“We don’t believe that injecting India into the Pakistan-US relationship will help resolve anything, especially in Afghanistan, where we don’t see any role for India. India has a relationship with the US. That is between them and the US.”
Pakistan blames Afghan government for failing to create sustainable space for peace to evolve within its territory and close to the Pak-Afghan border.
“The reality today is that much of the area bordering Pakistan is controlled by the Taliban. The people we’re fighting in Pakistan today, their sanctuaries are in Afghanistan, their leadership is living there, the planning is done there, the logistical bases are there, and they regularly cross the border and attack our installations.”
“We’re fencing our border… Whatever happens in Afghanistan affects us. Whatever happens here affects them.” It’s also affecting regional players China, Russia, Iran and the Central Asian states with large Muslim population.
Given the ground realities– both good and not so good, Pakistan and China have gotten very close. They call each other “All Weather Friends.” China calls the two “Iron Brothers.”
US-educated Electrical Engineer Abbasi therefore was not wrong when he rejected suggestions that large investments would give China undue influence in Pakistan. It’s economy is seeing an upswing– a record five domestic companies appeared on Forbes Best Under A Billion list this year.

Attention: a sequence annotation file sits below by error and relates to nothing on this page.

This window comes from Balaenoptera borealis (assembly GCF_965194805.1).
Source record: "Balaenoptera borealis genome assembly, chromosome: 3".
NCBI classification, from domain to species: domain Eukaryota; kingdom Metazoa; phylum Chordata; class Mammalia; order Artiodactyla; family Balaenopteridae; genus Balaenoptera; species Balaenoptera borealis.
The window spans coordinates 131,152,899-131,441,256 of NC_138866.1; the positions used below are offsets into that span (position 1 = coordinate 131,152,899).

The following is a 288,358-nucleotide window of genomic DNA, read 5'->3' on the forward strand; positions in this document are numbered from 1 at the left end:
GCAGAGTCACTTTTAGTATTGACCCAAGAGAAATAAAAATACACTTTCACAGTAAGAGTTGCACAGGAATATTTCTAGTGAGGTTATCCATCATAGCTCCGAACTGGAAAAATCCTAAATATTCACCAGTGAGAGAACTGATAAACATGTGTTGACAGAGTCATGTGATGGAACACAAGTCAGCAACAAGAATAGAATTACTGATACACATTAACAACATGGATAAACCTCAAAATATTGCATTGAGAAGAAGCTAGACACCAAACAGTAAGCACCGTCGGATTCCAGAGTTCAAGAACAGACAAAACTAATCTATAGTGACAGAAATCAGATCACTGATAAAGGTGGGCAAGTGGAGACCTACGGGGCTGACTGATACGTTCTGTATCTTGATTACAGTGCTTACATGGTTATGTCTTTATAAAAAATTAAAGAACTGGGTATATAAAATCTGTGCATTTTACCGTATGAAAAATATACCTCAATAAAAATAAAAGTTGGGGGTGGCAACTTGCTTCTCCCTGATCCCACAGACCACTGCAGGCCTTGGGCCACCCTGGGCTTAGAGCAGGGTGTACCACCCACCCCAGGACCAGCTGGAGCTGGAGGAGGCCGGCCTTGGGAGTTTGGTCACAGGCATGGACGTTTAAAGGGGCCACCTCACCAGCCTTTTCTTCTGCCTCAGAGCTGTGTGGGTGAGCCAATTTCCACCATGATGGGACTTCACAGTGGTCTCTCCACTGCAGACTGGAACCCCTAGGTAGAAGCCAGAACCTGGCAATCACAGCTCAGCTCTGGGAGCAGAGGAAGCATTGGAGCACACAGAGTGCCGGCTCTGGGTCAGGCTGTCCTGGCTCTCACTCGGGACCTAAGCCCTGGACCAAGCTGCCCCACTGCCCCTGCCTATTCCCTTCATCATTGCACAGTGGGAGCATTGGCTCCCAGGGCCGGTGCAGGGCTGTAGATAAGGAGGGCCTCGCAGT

“(CPEC is) a massive investment… It’s really a game changer and it will have multiplier effect. It will attract more investment, it will attract more projects. So, it’s really something that we feel will pay very high dividends for Pakistan.”
“It’s a two-way relationship,” he said. “They have equity investments here but mostly it is debt or loans of some kind and it is basically focused on certain areas. We do not view it as a threat of any kind.”
How Pakistan will pay back the huge loans?
Abbasi said: “Pakistan’s economy has the capacity to repay those loans. They have been targeted very carefully and the economic dividends will pay for more than the loans are worth. So, it’s an economic relationship in that sense.”
The China-Pakistan energy-cum-economic corridor (now called CPEC) was signed off by the “iron brothers” as far back as in 2006 when the US was still dug in deep militarily in Afghanistan. Things have changed since then.